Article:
Abstract Number: 539 | ID: 2017-539
Prenatal Exposure to PFAS and Neuropsychological Development throughout the First 6 Years of Life: The INMA Study, Spain
Maria-Jose Lopez-Espinosa(CIBERESP Spain, and Epidemiology and Environmental Health Joint Research Unit, FISABIO–Universitat Jaume I–Universitat de València, Spain, email@example.com), Virginia Ballesteros(Andalusian Health and Environment Observatory, Andalusian School of Public Health, Spain), Cyntia B. Manzano-Salgado(ISGlobal, Centre for Research in Environmental Epidemiology, Spain, Universitat Pompeu Fabra, Spain and CIBERESP, Spain), Ainara Andiarena(Faculty of Psychology, University of the Basque Country (UPV/EHU), Spain and Health Research Institute Biodonostia, Spain), Mario Murcia(CIBERESP, Spain and Epidemiology and Environmental Health Joint Research Unit, FISABIO–Universitat Jaume I–Universitat de València, Spain), Thomas Schettgen(Institute for Occupational Medicine, RWTH Aachen University, Germany), Jesus Ibarluzea(Faculty of Psychology, University of the Basque Country, (UPV/EHU) Spain, Health Research Institute BIODONOSTIA, Spain, CIBERESP, Spain and Public Health Division of Gipuzkoa, Basque Government, Spain), Ferran Ballester(Epidemiology and Environmental Health Joint Research Unit, FISABIO–Universitat Jaume I–Universitat de València, Spain), Martine Vrijheid(ISGlobal, Centre for Research in Environmental Epidemiology, Spain, Universitat Pompeu Fabra, Spain, and CIBERESP, Spain), Carmen Iñiguez(Epidemiology and Environmental Health Joint Research Unit, FISABIO–Universitat Jaume I–Universitat de València, Spain, and CIBERESP, Spain)Background/Aim: Animal studies indicate that perfluoroalkyl substances (PFAS), including perfluorohexanesulfonic acid (PFHxS), perfluorooctanoic acid (PFOA), perfluorooctane sulfonate (PFOS), and perfluorononanoic acid (PFNA), may be neurotoxicants. Few birth cohorts have studied possible PFAS effects in child brain development longitudinally. We investigated the association between plasma PFAS concentrations at gestational week 12 and neuropsychological development throughout the first 6 years of life.
Methods: The study population was 1,239 mother-child pairs from the Gipuzkoa, Sabadell, and Valencia INMA-cohorts, Spain (recruitment period: 2003-2008). Brain development was assessed using two Bayley scales at age 11-18 months (Cognitive and Motor Scales) and three McCarthy scales at age 4-6.5 years (General Cognitive Index, which is a combination of verbal, perceptual-performance, and quantitative domains, and Gross and Fine Motor Scales). Raw scores were standardized to a mean (SD) of 100(15) for child's age in days at evaluation and the psychologist who administered the test. Multivariate regression analyses between log2-transformed (PFAS) and neuropsychological scores were conducted in each sub-cohort and estimates were then pooled by meta-analysis to account for possible heterogeneity. Linearity was accepted after using generalized additive models.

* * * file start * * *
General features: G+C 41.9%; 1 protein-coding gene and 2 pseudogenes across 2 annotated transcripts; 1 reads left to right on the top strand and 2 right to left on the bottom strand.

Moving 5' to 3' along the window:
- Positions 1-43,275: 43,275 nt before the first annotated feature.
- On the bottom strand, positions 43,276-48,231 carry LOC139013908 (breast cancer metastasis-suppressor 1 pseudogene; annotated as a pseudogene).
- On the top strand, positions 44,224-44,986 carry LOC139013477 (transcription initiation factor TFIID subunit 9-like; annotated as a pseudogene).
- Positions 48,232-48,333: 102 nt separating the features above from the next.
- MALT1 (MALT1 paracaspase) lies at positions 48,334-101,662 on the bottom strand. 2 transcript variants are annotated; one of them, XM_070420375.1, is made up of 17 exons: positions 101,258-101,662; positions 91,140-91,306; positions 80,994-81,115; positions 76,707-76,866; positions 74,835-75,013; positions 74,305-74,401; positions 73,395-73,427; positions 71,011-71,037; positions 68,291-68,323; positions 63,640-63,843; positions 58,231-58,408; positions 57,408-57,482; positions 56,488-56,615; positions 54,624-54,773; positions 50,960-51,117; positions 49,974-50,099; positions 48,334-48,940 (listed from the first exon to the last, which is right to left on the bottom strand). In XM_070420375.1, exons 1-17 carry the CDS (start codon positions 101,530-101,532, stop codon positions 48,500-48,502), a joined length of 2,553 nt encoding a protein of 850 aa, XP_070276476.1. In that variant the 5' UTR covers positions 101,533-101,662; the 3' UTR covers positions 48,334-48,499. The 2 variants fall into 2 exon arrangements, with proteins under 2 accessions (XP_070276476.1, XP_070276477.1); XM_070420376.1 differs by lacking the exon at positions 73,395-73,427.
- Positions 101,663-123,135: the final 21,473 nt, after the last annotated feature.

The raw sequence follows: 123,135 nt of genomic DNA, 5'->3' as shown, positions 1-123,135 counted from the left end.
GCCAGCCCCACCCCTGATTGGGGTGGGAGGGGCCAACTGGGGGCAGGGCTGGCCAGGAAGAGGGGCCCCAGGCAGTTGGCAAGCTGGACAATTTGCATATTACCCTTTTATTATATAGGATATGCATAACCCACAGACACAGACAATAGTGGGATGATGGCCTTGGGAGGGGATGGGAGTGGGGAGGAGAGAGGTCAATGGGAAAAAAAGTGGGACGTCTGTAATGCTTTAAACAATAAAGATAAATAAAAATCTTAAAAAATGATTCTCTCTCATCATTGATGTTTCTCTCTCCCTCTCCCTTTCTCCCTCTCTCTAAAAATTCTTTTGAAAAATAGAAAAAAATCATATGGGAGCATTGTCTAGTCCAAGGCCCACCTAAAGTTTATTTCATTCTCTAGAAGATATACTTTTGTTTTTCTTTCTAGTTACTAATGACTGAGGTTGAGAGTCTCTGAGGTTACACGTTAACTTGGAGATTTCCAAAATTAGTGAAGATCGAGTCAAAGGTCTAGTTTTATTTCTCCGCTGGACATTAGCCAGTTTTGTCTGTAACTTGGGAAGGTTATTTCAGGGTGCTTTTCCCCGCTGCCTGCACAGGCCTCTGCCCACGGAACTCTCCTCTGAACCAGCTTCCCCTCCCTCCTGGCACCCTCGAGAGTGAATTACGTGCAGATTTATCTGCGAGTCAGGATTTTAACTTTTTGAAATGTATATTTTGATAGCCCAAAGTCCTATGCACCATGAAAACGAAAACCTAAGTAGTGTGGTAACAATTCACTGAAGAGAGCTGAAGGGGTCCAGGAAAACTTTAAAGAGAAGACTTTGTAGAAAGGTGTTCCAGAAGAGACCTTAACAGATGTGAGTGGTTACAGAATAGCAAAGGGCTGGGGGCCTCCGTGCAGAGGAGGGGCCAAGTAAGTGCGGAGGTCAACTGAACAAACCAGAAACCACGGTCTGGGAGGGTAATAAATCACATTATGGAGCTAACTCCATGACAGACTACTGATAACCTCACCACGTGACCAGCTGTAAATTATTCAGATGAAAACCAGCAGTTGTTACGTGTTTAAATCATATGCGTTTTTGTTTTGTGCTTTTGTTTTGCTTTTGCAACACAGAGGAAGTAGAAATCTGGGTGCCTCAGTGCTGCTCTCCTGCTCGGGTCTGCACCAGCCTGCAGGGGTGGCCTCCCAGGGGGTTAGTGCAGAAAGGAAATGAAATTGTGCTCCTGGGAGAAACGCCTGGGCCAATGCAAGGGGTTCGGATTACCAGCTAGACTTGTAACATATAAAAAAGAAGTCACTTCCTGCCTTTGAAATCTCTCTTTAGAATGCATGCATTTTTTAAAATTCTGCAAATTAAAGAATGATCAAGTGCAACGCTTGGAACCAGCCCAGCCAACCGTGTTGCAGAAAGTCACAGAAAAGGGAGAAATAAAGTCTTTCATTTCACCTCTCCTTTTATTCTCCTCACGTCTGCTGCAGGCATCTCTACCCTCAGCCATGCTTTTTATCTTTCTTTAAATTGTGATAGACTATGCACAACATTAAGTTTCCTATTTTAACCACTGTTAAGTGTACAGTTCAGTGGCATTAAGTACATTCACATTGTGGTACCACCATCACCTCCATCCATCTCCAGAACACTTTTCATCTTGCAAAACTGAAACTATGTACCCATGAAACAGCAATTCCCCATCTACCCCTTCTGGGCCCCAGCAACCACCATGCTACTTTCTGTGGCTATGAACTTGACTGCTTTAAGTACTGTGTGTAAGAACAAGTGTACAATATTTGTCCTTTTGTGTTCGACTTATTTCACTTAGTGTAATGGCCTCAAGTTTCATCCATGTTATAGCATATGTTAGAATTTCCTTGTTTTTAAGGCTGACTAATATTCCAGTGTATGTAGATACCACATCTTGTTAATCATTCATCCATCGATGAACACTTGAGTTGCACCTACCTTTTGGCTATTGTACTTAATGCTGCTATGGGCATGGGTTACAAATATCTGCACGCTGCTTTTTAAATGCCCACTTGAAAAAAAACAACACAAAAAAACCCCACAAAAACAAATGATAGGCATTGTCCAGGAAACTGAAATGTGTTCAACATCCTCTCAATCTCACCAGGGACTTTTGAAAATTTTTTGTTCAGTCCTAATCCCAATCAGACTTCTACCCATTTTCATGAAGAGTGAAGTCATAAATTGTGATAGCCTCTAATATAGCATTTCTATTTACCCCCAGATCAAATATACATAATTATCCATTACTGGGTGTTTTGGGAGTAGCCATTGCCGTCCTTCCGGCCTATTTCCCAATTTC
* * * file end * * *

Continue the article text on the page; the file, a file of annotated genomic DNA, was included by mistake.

Results: Median concentrations of PFHxS, PFOA, PFOS, and PFNA were: 0.58, 2.36, 6.06, and 0.66 ng/mL, respectively. Inverse significant associations (p≤0.05) were found between PFAS and the Bayley Motor Scale with betas ranging between -1.45 (PFNA) and -1.87 (PFOS) per doubling of PFAS concentrations. Negative associations were also found with the Gross Motor McCarthy Scale, but statistical significance was only reached for PFOA (Beta [95%CI]: -1.22[-2.43, 0.00]). No association was found between PFAS and the Bayley or the McCarthy Cognitive scales.
Conclusions: Results suggest a possible effect of prenatal PFAS exposure on psychomotor but not cognitive development during childhood, this being clearer during the 1st-2nd years of life. Funding: ISCIII (FIS-FEDER: PI12/01890, PI13/1944, PI14/00891; PFIS-FI14/00099; Miguel Servet-FEDER: CP11/0178, CPII16/00051); FISABIO (UGP-15-230, UGP-15-249, and UGP-15-244).